Journal of the Plague No. 5: Students Against Sweatshops 20th Reunion

Students Against Sweatshops in Jessup Hall, from UE News. I am third from the left.

Today marks the second day of the 20th anniversary of a six-day sit-in by Students Against Sweatshops in the University of Iowa administration building, Jessup Hall. We were there after a year of research, coalition building, educating, and gathering support for our three demands—1) drop out of the Fair Labor Association, an industry sponsored “monitoring” group that did pre-announced factory inspections and then certified them as “sweat free”; 2) join the Worker Rights Consortium, a real monitoring group, and 3) draft a code of conduct for UI licensees to insure that all companies producing apparel and other items bearing the UI logo were required to adhere to basic human and labor rights. We gained endorsements from everyone from the UI Student Government to the UI Center for Human Rights to Iowa Senator Tom Harkin and many in between.

We achieved the first demand on the first day of the sit-in. On the sixth day, at 11:30 pm, the UI suddenly became very concerned about our health and safety, and UI police officers raided the building, chained the doors shut, and arrested anyone who refused to leave voluntarily—ultimately five of us were arrested, charged with criminal trespass, threatened with assorted university disciplinary actions, and banned from Jessup Hall for a year. A year later, we finally got the UI to release its Code of Conduct, sort of—several companies, including Nike, Champion, and Jostens, were allowed to sign a “clarified” code that stripped collective bargaining rights from the code.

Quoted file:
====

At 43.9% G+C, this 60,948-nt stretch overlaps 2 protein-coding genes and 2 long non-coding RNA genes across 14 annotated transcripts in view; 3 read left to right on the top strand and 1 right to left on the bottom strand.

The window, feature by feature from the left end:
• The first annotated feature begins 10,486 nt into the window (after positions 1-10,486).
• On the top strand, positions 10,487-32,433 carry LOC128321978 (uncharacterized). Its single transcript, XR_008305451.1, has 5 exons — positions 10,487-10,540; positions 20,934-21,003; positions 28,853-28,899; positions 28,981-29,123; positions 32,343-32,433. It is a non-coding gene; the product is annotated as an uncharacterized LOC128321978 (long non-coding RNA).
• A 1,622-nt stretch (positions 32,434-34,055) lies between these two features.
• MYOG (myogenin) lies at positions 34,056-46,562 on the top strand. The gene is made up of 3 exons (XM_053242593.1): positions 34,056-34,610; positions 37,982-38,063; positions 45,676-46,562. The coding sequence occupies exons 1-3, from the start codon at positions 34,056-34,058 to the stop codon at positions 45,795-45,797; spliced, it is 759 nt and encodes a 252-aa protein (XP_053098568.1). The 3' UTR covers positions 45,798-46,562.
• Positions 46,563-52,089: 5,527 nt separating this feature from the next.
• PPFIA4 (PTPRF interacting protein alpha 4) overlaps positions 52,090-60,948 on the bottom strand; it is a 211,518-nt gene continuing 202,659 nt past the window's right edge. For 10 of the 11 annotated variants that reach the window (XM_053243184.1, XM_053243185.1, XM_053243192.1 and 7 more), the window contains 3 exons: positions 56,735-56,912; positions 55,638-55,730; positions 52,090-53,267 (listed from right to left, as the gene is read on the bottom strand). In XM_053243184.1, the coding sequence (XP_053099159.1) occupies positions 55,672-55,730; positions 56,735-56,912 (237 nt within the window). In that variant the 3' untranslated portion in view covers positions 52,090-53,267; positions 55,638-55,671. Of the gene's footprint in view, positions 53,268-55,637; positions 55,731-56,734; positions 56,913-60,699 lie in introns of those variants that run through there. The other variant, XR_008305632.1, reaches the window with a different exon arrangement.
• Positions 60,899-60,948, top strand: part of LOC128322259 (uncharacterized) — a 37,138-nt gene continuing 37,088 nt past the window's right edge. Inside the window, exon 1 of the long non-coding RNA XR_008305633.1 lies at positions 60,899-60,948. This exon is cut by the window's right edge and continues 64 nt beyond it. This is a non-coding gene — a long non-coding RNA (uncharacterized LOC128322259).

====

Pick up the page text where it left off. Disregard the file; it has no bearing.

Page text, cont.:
Twenty years later, we are still waiting for the UI to drop out of the FLA.

We were supposed to be holding a reunion this weekend—a time to reconnect, to visit the UI Archives, where much of the history of SAS is now preserved, and to hold a public event featuring talks from UI Archivist David McCartney on the history of student activism at the UI; John McKerley of the Iowa Labor History Oral Project, who has documented much of our movement through interviews with several of us who were there; representatives from the Union of Grinnell Student Dining Hall Workers on their fight to be recognized and win fair wages and conditions for their work; an update on the wildcat strike by graduate employees at UC Santa Cruz from Michael Marchman, who organizes graduate students in Oregon; and high school students from the Iowa City Climate Strikers. We’d have had tables from current activist groups and exhibits of SAS actions past. It would have been—and someday will be—a wonderful event.

Although our focus was on the garment industry, during its time at Iowa, SAS also fought for farm workers, prison workers, steelworkers, graduate employees, coffee growers, and so many other invisible laborers who make our world possible.

COVID-19 has forced the cancellation of our event along with many others, but I decided to record the introduction I planned to give as a message to all of you out their fighting for a better world.

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